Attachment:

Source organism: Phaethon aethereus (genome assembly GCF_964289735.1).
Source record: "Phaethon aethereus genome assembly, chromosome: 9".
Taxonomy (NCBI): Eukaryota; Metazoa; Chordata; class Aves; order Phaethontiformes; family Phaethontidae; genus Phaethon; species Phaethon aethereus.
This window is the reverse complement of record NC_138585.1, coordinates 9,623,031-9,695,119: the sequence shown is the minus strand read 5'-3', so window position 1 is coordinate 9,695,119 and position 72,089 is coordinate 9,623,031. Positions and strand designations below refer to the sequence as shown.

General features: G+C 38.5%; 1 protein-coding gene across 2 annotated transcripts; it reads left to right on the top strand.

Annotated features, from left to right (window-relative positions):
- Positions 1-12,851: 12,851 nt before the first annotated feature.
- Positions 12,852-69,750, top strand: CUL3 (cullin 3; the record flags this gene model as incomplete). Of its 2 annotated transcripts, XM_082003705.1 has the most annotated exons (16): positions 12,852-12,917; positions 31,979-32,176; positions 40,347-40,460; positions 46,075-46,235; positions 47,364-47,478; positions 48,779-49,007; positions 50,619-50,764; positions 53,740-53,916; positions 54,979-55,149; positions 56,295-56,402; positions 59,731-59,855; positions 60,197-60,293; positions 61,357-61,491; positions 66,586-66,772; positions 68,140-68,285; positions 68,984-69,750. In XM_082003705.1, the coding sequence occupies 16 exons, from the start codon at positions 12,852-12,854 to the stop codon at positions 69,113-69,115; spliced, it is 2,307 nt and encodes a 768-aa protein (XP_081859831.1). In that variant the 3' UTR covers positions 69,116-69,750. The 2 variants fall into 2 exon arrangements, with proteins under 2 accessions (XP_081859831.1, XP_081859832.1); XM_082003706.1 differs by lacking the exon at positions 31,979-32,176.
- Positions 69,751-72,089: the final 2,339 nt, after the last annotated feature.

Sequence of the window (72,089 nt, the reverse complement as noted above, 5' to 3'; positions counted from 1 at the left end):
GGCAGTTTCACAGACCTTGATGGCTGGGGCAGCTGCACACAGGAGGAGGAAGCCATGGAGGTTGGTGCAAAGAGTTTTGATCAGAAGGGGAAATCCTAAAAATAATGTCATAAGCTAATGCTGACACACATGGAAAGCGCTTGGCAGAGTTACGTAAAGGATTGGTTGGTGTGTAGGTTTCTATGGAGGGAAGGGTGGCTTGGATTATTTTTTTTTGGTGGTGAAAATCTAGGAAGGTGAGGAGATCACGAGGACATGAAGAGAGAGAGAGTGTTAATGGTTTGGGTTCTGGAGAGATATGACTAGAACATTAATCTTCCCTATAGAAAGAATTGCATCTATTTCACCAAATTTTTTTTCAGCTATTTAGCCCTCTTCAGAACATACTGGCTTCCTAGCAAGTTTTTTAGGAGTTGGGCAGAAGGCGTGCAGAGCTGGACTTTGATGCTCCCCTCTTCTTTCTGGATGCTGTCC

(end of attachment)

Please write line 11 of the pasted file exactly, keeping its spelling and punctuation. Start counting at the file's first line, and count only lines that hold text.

GGCAGTTTCACAGACCTTGATGGCTGGGGCAGCTGCACACAGGAGGAGGAAGCCATGGAGGTTGGTGCAAAGAGTTTTGATCAGAAGGGGAAATCCTAAAAATAATGTCATAAGCTAATGCTGACACACATGGAAAGCGCTTGGCAGAGTTACGTAAAGGATTGGTTGGTGTGTAGGTTTCTATGGAGGGAAGGGTGGCTTGGATTATTTTTTTTTGGTGGTGAAAATCTAGGAAGGTGAGGAGATCACGAGGACATGAAGAGAGAGAGAGTGTTAATGGTTTGGGTTCTGGAGAGATATGACTAGAACATTAATCTTCCCTATAGAAAGAATTGCATCTATTTCACCAAATTTTTTTTCAGCTATTTAGCCCTCTTCAGAACATACTGGCTTCCTAGCAAGTTTTTTAGGAGTTGGGCAGAAGGCGTGCAGAGCTGGACTTTGATGCTCCCCTCTTCTTTCTGGATGCTGTCC